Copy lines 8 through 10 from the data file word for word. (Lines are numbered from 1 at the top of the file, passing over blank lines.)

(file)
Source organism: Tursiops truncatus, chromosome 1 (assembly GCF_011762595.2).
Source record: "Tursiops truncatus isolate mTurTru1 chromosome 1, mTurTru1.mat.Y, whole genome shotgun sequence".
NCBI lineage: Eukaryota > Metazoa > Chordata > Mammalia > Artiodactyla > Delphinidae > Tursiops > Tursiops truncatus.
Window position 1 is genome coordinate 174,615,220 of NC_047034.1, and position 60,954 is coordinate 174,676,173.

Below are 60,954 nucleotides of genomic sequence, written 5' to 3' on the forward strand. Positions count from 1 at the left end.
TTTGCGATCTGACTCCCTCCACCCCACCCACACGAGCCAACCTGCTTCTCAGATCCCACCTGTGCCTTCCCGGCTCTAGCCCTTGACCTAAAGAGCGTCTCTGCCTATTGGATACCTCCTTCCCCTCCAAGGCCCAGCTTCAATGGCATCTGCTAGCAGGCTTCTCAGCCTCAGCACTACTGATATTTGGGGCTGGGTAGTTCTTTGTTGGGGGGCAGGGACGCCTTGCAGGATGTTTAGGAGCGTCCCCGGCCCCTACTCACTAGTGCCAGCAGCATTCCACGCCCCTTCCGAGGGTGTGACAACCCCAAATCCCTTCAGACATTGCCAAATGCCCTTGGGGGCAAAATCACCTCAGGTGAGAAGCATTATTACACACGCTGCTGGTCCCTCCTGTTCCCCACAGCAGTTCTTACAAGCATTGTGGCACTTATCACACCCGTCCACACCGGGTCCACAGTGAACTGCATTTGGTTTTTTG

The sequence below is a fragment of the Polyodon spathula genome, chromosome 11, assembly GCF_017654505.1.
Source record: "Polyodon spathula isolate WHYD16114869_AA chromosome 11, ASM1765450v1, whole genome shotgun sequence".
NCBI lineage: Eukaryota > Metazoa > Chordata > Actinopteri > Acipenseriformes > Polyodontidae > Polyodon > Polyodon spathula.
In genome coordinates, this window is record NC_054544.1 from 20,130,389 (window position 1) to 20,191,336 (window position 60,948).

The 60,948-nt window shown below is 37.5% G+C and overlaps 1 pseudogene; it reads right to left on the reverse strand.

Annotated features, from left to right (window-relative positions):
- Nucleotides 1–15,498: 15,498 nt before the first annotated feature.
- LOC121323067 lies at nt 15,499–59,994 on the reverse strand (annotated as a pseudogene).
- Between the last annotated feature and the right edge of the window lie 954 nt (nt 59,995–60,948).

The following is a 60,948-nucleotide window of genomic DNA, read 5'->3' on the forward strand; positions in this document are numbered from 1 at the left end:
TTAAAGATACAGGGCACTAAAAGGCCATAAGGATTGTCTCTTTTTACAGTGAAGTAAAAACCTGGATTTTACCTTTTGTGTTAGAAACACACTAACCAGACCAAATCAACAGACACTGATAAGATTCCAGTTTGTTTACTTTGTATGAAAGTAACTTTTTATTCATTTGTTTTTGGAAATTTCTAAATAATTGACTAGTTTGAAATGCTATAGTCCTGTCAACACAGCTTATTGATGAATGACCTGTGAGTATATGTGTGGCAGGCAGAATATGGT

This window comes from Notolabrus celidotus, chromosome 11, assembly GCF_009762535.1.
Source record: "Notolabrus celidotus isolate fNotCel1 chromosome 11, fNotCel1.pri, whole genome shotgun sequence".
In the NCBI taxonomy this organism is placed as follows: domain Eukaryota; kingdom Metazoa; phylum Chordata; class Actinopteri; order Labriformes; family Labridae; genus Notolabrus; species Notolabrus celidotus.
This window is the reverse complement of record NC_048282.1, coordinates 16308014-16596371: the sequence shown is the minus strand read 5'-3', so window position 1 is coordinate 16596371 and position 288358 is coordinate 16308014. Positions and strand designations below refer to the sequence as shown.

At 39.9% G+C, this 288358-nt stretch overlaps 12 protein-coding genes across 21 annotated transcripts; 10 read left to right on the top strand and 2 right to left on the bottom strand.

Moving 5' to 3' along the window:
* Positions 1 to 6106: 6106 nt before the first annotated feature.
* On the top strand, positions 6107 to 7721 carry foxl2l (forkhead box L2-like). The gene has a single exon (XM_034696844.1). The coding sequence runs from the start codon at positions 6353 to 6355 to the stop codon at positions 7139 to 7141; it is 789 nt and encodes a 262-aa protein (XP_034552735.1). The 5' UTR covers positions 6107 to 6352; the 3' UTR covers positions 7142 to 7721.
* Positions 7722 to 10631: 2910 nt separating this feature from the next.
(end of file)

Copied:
Source record: "Polyodon spathula isolate WHYD16114869_AA chromosome 11, ASM1765450v1, whole genome shotgun sequence".
NCBI lineage: Eukaryota > Metazoa > Chordata > Actinopteri > Acipenseriformes > Polyodontidae > Polyodon > Polyodon spathula.
In genome coordinates, this window is record NC_054544.1 from 20,130,389 (window position 1) to 20,191,336 (window position 60,948).